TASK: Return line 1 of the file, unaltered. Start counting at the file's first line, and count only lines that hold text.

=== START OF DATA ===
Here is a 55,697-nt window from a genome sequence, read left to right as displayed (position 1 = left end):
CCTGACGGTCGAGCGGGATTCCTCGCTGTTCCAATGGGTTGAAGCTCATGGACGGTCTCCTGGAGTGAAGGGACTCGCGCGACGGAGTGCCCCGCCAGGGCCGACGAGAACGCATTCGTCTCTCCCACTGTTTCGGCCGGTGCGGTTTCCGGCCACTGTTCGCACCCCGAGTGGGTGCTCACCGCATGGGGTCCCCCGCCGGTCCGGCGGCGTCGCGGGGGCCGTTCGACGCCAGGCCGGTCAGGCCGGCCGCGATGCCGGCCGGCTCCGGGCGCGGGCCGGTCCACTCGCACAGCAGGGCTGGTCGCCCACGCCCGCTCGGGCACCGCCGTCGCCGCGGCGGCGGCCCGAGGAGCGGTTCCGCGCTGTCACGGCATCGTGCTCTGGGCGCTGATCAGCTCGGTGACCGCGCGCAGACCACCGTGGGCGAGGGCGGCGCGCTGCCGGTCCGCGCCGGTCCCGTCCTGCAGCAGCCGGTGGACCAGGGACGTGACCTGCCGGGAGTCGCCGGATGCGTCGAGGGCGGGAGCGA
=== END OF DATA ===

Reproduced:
Here is a 55,697-nt window from a genome sequence, read left to right as displayed (position 1 = left end):